- Kevin Pietersen recently announced his retirement from all forms of professional cricket
- The former England captain played over a 100 Tests for his country and scored over 13,000 international runs
- Pietersen has revealed that he always felt like an outsider in the English dressing room during his playing days
Leaning back on a sofa in the drawing room of his home in Surrey (England), Kevin Pietersen shouldn’t have much to complain about. After all, the maverick former England captain has just called time on his professional career with the ECB and otherwise, and is now firmly looking forward to the next phase in his life. The South Africa-born right-hander announced his retirement like he played his cricket, in an unassuming and to-the-point twitter post which read: “BOOTS UP! Thank you!”
Thank you! ?
— Kevin Pietersen (@KP24) March 16, 2018
Sometimes, in cricket’s twisting kaleidoscope, it is better to be remembered as a player of truly great innings than simply as a great player. And when history judges Kevin Pietersen’s contribution to English cricket, he will be up there with the great entertainers.
The world will remember him switch-hitting Muttiah Muralitharan for six at Edgbaston, his cross-batted, Babe Ruth baseball home run in a thrilling duel with Brett Lee, the one-legged ‘flamingo’ whip through mid-wicket and slog-sweeping Shane Warne into deep backward Harleyford Road where nobody else could lay a bat on him.
The Ashes-winning 158 in 2005, the double hundred in Adelaide, the double hundred against India at Lord’s, the 186 in Mumbai, the 151 in blast-furnace heat in Colombo and the outrageous 149 against South Africa were all Kevin Pietersen specials that are bound to stay in memory for long.
Undeniably, KP’s assorted feats as a cricketer for England and ECB came with strings attached, notably the BlackBerry text messages to South Africa players during a series which knocked England off the No.1 spot in Test cricket’s charts. Nobody will really know why he ever did that.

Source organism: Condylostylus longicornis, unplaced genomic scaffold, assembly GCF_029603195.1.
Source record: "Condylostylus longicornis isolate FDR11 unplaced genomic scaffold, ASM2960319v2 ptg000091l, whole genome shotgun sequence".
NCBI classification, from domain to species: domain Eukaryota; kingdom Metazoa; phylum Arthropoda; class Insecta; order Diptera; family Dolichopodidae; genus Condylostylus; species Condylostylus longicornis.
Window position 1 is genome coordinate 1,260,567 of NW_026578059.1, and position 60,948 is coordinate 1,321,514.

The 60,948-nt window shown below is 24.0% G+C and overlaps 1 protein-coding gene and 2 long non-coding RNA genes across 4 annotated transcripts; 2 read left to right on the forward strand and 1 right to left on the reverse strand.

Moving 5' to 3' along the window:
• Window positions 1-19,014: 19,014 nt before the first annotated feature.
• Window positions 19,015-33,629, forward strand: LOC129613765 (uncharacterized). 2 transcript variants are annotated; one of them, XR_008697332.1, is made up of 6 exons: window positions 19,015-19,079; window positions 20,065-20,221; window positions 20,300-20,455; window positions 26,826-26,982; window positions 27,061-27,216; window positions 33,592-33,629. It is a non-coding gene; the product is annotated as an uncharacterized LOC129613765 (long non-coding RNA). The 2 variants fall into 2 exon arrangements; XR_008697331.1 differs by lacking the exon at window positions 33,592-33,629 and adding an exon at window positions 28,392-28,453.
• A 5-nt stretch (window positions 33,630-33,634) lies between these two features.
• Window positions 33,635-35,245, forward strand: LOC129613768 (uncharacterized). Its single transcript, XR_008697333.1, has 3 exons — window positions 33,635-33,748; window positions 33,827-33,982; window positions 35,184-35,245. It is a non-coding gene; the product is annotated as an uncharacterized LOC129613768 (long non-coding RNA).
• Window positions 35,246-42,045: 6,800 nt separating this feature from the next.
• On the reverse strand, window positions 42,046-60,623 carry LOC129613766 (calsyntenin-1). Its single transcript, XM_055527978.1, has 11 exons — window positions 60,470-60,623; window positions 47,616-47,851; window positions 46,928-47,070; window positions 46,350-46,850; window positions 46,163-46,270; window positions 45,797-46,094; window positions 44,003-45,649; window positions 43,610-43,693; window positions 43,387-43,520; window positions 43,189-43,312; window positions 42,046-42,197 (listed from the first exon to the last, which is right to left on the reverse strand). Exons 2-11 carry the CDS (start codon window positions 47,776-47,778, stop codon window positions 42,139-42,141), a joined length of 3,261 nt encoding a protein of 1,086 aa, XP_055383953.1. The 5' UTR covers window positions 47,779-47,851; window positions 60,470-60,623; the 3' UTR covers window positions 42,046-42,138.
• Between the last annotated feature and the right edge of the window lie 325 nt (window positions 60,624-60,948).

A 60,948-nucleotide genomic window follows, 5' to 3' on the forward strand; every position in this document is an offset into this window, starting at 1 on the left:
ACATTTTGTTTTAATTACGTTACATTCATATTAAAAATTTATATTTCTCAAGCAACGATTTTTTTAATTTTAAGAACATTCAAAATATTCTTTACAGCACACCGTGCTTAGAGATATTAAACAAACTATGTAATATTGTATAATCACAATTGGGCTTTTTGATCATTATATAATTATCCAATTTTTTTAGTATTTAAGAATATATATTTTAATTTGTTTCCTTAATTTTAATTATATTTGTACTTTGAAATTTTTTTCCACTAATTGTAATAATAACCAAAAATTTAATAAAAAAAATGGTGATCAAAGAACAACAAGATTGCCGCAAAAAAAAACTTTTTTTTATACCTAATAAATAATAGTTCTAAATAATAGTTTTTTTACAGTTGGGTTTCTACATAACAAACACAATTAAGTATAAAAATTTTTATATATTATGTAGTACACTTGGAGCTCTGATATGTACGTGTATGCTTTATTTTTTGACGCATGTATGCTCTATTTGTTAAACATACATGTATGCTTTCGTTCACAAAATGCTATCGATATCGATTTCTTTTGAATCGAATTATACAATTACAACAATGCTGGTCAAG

Could it be that Pietersen felt so alienated in his own dressing room (a place ostensibly controlled and manipulated by the ECB) – by contributions to a spoof Twitter account mocking his hubris and dress sense which looked suspiciously like insider dealing – that he sought company among opponents who shared his country of birth? Pietersen was never allowed to forget his roots in South Africa.
While he accepts a part of the blame, Pietersen also reiterates the difficulties of being an ‘outsider’ inside an ECB regulated England dressing room and his efforts of coming from South Africa and fitting into the world of English cricket.
I was South Africa born every time I failed, and an England cricketer when I played well: Kevin Pietersen
“An England dressing-room is quite an interesting place to be as a foreigner. You feel accepted, but you know you are only a stone’s throw away from being tossed aside. I played my whole career knowing every single time I failed I was ‘South African-born Kevin Pietersen’, but every time I played well I was English.”
“I probably said things I shouldn’t have but I was always fighting for my career. When you are a foreigner in a dressing-room people are quick to judge,” he says.
Post retirement, Pietersen can now focus all his energies on his company SORAI (Save Our Rhinos Africa/India) and we wish him well on his wildlife crusade, a cause which is very close to his heart and is only fuelled by good intentions.
Here is Cricket Australia‘s video of Kevin Pietersen bashing the Australian bowlers in 2010 Adelaide, Ashes.
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